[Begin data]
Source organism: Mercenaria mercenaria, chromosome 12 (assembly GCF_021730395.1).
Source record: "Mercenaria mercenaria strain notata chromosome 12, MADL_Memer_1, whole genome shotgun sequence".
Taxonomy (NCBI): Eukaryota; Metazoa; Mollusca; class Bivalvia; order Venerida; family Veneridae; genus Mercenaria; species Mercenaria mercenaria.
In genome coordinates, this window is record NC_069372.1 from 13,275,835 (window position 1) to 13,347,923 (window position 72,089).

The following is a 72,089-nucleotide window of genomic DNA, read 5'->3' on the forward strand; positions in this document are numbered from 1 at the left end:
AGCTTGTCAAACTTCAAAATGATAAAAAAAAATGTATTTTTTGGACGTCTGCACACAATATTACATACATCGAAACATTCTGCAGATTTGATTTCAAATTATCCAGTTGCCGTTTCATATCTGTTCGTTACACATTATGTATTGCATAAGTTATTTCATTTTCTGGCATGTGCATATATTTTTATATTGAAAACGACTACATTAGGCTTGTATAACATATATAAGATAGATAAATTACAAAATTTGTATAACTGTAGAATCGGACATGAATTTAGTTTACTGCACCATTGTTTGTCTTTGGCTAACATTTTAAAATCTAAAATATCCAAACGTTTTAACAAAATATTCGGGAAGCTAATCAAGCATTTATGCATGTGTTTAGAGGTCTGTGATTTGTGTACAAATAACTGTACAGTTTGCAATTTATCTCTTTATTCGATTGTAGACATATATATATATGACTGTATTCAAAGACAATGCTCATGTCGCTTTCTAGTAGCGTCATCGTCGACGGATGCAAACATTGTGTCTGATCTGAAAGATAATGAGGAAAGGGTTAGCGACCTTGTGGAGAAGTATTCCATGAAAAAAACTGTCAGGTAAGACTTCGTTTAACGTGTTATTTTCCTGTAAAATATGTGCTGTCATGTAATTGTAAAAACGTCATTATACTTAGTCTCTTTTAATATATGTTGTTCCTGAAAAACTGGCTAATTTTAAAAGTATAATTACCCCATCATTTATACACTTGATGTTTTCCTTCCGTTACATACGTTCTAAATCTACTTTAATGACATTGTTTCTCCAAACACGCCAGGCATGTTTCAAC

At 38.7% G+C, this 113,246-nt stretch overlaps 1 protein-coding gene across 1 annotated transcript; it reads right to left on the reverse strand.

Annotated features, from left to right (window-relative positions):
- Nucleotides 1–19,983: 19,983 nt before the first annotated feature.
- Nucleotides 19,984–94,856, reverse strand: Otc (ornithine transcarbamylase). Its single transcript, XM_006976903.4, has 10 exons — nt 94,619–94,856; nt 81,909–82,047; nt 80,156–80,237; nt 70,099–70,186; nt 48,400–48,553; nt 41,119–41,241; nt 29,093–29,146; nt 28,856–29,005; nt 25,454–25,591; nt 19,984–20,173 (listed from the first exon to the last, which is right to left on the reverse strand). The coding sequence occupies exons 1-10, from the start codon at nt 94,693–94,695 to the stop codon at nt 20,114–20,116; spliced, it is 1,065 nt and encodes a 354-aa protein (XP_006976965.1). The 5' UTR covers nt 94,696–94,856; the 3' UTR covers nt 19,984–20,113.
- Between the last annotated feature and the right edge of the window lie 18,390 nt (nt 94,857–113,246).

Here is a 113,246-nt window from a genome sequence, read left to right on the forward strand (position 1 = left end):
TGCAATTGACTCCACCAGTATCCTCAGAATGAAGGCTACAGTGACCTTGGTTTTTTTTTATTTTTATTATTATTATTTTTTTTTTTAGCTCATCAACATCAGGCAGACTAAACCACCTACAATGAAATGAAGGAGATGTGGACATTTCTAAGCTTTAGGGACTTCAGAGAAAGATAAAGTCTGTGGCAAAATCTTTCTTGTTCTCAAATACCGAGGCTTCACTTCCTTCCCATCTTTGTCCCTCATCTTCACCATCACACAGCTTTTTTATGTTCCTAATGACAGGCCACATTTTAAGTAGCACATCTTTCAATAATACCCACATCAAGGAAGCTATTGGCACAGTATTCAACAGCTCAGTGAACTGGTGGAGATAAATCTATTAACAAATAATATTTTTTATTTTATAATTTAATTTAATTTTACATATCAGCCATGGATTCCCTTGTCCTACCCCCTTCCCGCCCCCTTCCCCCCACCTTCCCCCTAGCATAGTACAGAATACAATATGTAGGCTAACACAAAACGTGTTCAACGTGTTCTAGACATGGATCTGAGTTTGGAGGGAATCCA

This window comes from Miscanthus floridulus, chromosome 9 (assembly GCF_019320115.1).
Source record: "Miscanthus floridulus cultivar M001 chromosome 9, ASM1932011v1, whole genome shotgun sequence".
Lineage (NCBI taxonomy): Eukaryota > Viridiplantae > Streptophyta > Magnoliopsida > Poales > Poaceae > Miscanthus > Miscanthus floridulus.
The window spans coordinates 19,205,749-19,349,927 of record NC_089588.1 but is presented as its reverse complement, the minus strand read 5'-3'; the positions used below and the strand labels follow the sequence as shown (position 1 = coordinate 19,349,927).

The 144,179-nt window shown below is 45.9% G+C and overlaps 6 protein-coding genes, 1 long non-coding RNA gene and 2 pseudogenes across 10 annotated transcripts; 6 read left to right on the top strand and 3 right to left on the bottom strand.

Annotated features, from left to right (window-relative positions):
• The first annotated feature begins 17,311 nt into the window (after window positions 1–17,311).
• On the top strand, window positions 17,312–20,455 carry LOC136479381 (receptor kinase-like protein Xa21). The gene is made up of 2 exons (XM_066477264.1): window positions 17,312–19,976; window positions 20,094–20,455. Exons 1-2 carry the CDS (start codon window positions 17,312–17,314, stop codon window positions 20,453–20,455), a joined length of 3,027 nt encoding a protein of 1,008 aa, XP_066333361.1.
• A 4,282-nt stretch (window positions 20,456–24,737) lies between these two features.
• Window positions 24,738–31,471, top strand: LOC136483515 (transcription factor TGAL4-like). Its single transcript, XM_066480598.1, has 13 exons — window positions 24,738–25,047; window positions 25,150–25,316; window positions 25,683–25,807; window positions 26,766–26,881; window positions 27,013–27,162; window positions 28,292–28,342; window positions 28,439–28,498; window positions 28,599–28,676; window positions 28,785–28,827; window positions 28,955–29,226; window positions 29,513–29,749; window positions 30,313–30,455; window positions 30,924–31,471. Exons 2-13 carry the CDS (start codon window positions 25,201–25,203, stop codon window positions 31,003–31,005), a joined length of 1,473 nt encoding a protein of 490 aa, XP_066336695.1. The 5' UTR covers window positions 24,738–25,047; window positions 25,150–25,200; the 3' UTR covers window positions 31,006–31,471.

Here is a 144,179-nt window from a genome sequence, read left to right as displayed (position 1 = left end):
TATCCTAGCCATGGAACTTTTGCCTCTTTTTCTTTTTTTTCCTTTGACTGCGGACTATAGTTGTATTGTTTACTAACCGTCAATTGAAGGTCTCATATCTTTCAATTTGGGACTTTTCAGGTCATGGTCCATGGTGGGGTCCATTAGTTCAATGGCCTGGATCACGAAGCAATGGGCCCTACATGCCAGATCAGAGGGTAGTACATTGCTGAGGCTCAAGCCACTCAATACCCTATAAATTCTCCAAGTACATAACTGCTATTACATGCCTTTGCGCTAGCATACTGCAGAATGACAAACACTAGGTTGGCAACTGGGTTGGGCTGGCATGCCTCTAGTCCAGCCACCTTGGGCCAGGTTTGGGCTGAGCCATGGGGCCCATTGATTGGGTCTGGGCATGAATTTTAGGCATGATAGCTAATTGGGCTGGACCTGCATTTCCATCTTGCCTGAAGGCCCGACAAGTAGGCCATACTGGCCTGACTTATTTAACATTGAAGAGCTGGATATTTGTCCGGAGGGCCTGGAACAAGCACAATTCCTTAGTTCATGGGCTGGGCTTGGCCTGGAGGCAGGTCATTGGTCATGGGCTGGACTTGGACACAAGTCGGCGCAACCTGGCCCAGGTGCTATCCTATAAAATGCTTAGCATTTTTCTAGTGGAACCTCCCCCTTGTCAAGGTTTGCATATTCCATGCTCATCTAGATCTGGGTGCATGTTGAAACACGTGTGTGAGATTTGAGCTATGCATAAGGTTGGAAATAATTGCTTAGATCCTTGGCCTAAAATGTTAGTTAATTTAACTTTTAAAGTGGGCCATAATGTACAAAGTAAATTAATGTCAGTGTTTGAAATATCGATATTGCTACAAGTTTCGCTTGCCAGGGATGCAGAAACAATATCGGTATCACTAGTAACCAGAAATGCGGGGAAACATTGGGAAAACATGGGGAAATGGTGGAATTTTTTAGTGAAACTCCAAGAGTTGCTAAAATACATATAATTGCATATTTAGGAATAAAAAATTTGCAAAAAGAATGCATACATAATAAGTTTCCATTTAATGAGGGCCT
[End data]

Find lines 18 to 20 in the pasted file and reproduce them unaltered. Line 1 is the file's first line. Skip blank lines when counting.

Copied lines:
The 144,179-nt window shown below is 45.9% G+C and overlaps 6 protein-coding genes, 1 long non-coding RNA gene and 2 pseudogenes across 10 annotated transcripts; 6 read left to right on the top strand and 3 right to left on the bottom strand.

Annotated features, from left to right (window-relative positions):
• The first annotated feature begins 17,311 nt into the window (after window positions 1–17,311).